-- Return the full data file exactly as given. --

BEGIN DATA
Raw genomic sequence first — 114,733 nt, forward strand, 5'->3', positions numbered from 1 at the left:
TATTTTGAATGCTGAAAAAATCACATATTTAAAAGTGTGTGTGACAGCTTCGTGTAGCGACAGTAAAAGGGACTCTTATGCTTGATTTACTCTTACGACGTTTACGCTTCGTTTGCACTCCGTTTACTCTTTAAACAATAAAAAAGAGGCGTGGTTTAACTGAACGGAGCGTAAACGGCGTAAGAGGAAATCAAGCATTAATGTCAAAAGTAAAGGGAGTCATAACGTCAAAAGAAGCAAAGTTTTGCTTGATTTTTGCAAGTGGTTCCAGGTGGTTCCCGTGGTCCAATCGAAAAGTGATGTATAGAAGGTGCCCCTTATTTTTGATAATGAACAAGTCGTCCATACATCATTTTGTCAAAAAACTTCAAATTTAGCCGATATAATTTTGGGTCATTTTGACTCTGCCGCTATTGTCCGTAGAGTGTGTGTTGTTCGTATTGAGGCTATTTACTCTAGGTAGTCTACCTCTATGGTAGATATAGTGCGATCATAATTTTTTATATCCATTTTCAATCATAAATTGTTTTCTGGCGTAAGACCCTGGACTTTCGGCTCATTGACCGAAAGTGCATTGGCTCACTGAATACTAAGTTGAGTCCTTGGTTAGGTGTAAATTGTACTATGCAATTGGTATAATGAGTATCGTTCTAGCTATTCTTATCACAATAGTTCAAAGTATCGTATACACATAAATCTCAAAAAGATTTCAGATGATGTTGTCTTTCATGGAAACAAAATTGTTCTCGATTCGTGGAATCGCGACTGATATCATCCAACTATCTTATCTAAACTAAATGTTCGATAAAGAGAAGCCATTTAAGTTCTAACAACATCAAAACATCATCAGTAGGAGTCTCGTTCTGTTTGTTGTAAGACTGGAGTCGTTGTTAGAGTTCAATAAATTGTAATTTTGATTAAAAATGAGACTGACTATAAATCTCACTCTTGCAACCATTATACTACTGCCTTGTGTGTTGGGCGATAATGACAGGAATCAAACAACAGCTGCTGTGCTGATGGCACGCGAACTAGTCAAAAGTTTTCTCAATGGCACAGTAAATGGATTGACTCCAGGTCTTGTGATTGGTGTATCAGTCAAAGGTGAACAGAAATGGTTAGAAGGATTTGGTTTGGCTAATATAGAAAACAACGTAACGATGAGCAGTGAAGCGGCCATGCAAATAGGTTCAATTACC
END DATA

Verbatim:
Raw genomic sequence first — 114,733 nt, forward strand, 5'->3', positions numbered from 1 at the left:
TATTTTGAATGCTGAAAAAATCACATATTTAAAAGTGTGTGTGACAGCTTCGTGTAGCGACAGTAAAAGGGACTCTTATGCTTGATTTACTCTTACGACGTTTACGCTTCGTTTGCACTCCGTTTACTCTTTAAACAATAAAAAAGAGGCGTGGTTTAACTGAACGGAGCGTAAACGGCGTAAGAGGAAATCAAGCATTAATGTCAAAAGTAAAGGGAGTCATAACGTCAAAAGAAGCAAAGTTTTGCTTGATTTTTGCAAGTGGTTCCAGGTGGTTCCCGTGGTCCAATCGAAAAGTGATGTATAGAAGGTGCCCCTTATTTTTGATAATGAACAAGTCGTCCATACATCATTTTGTCAAAAAACTTCAAATTTAGCCGATATAATTTTGGGTCATTTTGACTCTGCCGCTATTGTCCGTAGAGTGTGTGTTGTTCGTATTGAGGCTATTTACTCTAGGTAGTCTACCTCTATGGTAGATATAGTGCGATCATAATTTTTTATATCCATTTTCAATCATAAATTGTTTTCTGGCGTAAGACCCTGGACTTTCGGCTCATTGACCGAAAGTGCATTGGCTCACTGAATACTAAGTTGAGTCCTTGGTTAGGTGTAAATTGTACTATGCAATTGGTATAATGAGTATCGTTCTAGCTATTCTTATCACAATAGTTCAAAGTATCGTATACACATAAATCTCAAAAAGATTTCAGATGATGTTGTCTTTCATGGAAACAAAATTGTTCTCGATTCGTGGAATCGCGACTGATATCATCCAACTATCTTATCTAAACTAAATGTTCGATAAAGAGAAGCCATTTAAGTTCTAACAACATCAAAACATCATCAGTAGGAGTCTCGTTCTGTTTGTTGTAAGACTGGAGTCGTTGTTAGAGTTCAATAAATTGTAATTTTGATTAAAAATGAGACTGACTATAAATCTCACTCTTGCAACCATTATACTACTGCCTTGTGTGTTGGGCGATAATGACAGGAATCAAACAACAGCTGCTGTGCTGATGGCACGCGAACTAGTCAAAAGTTTTCTCAATGGCACAGTAAATGGATTGACTCCAGGTCTTGTGATTGGTGTATCAGTCAAAGGTGAACAGAAATGGTTAGAAGGATTTGGTTTGGCTAATATAGAAAACAACGTAACGATGAGCAGTGAAGCGGCCATGCAAATAGGTTCAATTACC